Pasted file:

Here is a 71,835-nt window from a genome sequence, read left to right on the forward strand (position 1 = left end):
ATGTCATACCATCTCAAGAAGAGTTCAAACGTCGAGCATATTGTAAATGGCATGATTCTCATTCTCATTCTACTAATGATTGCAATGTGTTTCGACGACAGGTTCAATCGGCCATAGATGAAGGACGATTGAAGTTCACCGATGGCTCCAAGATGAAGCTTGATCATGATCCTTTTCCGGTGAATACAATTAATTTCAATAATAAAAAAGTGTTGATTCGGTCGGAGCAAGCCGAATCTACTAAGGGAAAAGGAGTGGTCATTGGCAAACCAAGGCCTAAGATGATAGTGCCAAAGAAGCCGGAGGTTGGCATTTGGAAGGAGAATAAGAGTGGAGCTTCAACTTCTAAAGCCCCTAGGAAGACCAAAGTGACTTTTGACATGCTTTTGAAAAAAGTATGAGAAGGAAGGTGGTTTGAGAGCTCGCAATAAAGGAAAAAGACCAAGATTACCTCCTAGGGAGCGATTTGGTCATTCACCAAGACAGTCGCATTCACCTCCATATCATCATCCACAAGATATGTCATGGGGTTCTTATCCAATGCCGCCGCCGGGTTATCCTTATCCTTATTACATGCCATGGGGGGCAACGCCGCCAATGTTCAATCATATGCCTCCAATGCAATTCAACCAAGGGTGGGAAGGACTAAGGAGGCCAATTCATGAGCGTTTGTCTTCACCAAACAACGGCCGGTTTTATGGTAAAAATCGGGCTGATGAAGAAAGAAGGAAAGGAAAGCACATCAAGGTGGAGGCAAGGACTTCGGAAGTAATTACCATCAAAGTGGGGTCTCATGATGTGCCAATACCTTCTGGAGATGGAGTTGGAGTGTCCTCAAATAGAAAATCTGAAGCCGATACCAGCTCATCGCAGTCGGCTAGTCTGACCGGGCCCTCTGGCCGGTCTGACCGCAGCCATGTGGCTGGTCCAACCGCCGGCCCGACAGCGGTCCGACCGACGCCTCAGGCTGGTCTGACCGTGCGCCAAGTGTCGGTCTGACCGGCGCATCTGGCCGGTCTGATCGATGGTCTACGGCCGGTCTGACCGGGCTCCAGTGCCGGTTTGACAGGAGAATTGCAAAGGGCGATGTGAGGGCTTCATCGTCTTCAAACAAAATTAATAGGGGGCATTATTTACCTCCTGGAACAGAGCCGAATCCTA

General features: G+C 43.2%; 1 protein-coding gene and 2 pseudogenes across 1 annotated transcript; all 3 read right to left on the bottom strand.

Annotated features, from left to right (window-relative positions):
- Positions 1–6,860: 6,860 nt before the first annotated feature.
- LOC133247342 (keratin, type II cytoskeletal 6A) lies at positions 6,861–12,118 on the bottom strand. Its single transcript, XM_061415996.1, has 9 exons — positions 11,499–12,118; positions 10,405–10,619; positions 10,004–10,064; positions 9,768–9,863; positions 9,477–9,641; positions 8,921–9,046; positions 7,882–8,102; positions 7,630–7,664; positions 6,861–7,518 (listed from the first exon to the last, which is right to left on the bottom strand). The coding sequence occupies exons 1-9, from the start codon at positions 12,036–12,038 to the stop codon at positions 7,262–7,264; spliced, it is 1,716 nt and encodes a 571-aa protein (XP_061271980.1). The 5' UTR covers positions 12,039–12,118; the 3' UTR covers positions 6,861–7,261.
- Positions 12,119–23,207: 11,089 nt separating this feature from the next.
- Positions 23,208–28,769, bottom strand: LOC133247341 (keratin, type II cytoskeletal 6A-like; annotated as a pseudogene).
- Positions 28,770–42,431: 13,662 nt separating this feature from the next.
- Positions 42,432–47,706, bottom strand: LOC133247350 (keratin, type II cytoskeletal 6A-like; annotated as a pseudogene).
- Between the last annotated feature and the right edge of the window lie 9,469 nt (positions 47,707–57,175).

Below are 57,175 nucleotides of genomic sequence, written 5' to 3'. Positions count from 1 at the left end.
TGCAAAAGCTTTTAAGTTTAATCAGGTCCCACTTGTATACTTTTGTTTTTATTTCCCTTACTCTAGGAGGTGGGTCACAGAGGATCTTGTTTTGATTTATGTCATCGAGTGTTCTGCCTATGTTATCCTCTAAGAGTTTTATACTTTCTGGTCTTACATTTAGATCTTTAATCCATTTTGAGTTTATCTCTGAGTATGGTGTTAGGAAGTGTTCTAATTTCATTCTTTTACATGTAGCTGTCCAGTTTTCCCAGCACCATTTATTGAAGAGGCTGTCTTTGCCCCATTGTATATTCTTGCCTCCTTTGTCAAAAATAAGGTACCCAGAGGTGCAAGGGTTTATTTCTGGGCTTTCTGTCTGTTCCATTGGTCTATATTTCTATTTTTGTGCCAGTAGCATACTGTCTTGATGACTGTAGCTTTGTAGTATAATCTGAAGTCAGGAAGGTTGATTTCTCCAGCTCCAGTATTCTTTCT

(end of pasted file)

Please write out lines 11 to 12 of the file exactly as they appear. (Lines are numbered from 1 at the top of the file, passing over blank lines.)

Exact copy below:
- Between the last annotated feature and the right edge of the window lie 9,469 nt (positions 47,707–57,175).

Below are 57,175 nucleotides of genomic sequence, written 5' to 3'. Positions count from 1 at the left end.